In addition to the financial benefits the DPRK procures through its nuclear weapons threat, as well as the additional oil and food aid, the regime also generates wealth through illicit activities. These include the counterfeiting of US dollars, drug trafficking, and the sale of weapon parts and weapon technology.
While the most basic levels of development are lacking outside Pyongyang, the North Korean government decided to invest $10 million in an Intaglio printing press – the same type used by the United States Bureau of Engraving and Printing – in the early 1990s.[xv] With this advanced printing press, they have proceeded to print up to $100 million a year of what the secret service refers to as “super notes”.[xvi]
As for the DPRK’s involvement in drug trafficking, some believe the DPRK has been harvesting and selling drugs for the last 30 years, the true extent of this activity is unknown. What little we do know is based upon seizures of these drugs around the world. Drugs seized in these raids include methamphetamine, heroin, and opium and are usually confiscated in quantities worth tens of thousands of dollars.[xvii]
One final way the DPRK finances itself through illicit activities is by selling ballistic missile-related equipment, parts, and expertise. These sales have occurred throughout the Middle East. One recent report found that Burmahas attempted to buy nuclear weapons technology from the DPRK.[xviii] It is already known thatBurma gets surface-to-air missiles, small arms, and artillery weapons fromNorth Korea.
These illicit activities, ongoing and entrenched as part of regime strategy, must be countered to the best of our abilities. This is already occurring on many fronts. The US, along with regional allies, have sought to counter the DPRK by seizing drug and weapon shipments, as well as renewing their commitment to the counterfeiting issue. In 2003 the Bush administrations launched the Proliferation Security Initiative (PSI), which has proven relatively successful. However, there is a specific need to improve technologies that allow for better intelligence, reconnaissance, and interdiction efforts. [xix] As part of PSI, theUS should also seek to prevent the smuggling of drugs. While the proliferation of weapons is certainly more of a security risk, attempting to also ensure the confiscation of drugs would also be worthwhile amid concern to choking off North Korea’s finances.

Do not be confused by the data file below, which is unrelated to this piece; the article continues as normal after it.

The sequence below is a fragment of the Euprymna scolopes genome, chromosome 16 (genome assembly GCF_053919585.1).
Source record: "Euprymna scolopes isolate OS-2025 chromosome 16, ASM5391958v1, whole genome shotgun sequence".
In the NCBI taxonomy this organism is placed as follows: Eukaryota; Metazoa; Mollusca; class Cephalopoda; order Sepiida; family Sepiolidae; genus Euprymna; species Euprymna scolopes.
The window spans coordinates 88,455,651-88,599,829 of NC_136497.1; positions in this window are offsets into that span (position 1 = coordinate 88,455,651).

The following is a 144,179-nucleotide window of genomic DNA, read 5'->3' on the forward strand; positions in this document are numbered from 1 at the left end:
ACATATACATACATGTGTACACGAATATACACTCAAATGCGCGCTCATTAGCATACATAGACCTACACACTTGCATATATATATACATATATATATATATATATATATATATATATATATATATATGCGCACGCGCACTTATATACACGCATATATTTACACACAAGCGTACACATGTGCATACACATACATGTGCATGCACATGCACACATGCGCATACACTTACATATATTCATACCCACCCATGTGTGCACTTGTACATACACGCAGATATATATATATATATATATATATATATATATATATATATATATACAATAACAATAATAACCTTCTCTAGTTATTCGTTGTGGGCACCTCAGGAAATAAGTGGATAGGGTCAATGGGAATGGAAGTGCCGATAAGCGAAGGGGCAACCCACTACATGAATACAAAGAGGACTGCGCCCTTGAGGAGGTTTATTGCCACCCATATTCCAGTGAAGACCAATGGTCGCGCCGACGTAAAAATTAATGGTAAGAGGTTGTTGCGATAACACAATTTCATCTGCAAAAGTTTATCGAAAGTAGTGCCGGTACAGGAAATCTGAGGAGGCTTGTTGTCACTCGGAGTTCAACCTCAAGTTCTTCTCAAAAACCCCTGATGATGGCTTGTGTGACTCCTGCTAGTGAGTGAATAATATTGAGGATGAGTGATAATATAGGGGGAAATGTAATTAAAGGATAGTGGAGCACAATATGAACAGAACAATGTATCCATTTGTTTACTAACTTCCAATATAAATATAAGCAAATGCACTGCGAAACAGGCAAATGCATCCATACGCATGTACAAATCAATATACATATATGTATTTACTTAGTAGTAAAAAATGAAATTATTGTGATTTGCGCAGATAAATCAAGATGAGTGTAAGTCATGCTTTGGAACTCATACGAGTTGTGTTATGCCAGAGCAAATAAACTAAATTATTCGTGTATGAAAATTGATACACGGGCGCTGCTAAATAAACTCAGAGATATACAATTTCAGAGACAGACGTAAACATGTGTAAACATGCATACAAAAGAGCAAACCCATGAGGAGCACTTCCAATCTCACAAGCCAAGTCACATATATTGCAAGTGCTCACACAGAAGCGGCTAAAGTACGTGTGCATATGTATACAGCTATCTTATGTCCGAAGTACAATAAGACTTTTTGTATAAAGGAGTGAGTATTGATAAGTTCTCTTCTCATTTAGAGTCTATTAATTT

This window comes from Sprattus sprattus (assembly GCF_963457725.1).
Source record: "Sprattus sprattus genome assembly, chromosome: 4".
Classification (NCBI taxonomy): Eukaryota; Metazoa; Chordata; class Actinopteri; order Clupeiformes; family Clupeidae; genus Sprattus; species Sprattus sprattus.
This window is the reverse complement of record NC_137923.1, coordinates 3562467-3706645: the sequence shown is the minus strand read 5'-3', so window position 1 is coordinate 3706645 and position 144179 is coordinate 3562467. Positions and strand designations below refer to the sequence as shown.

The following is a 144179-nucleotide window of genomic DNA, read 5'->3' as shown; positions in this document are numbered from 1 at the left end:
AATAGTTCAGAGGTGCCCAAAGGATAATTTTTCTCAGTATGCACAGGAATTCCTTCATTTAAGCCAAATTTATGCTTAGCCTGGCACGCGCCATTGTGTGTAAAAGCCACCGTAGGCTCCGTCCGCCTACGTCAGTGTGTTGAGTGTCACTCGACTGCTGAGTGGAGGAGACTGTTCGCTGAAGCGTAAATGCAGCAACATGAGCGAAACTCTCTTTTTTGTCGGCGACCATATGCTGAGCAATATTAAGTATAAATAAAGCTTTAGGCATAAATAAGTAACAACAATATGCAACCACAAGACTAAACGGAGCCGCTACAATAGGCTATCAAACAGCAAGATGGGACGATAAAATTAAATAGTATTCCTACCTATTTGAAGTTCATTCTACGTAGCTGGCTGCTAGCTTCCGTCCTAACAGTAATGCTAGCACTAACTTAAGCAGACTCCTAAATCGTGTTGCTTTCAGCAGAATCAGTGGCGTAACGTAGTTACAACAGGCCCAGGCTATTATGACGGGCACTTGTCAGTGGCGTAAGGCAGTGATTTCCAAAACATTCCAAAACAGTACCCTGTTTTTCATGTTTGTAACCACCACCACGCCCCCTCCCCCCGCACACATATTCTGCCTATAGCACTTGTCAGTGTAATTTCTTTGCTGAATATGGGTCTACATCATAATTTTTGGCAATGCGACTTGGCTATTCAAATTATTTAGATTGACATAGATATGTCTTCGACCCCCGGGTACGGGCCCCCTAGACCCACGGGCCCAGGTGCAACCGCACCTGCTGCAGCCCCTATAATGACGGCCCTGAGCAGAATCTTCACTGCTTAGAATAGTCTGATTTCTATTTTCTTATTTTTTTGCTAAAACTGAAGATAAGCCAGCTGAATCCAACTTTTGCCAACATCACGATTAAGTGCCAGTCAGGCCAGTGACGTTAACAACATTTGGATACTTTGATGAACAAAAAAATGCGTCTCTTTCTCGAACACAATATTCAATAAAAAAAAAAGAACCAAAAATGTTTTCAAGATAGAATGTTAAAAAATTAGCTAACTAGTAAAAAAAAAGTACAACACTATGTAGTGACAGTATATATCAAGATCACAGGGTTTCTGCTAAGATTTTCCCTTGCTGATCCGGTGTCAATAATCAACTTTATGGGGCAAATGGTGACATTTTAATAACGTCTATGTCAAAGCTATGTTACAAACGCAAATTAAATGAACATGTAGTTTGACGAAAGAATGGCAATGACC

With a decrepit economy and a weak banking system, the DPRK deals largely in cash, specifically US dollars. For this reason, it is very important to focus on dissolving the governments counterfeiting activities. Recently, an important step has been taken on this front. In February the US government pressured Mancau to freezing $25 million worth of North Korean accounts deposited for laundering purposes at the Banco Delta bank. According to a British banker in Pyongyang, the impact of freeze on the DPRK government “(was) severe”.[xx] TheUS should use the Banco Delta incident as a blueprint for forming similar initiatives. Together with regional allies, banks that deal with North Korea should be pressured to freeze there assets and cease all future transactions with the government.
These illicit activities, coupled with concessions wrought from the nuclear situation, and the oil and food aid from China and South Korea, constitutes a remarkably successful set of financial survival tools that have ensured the regimes continuation. With a flat lined economy and an apprehension to open itself to the outside world for fear of loosing control, the DPRK is reliant upon continued aid from these sources. If our central goal is long-term regime change then we should move to choke off as much of Pyongyang’s finances as is possible. With continually diminishing resources, the government’s strength will falter. As this occurs, instability among the party ranks and within the military will inevitably develop, creating a shaky foundation through which a collapse of the government is more likely.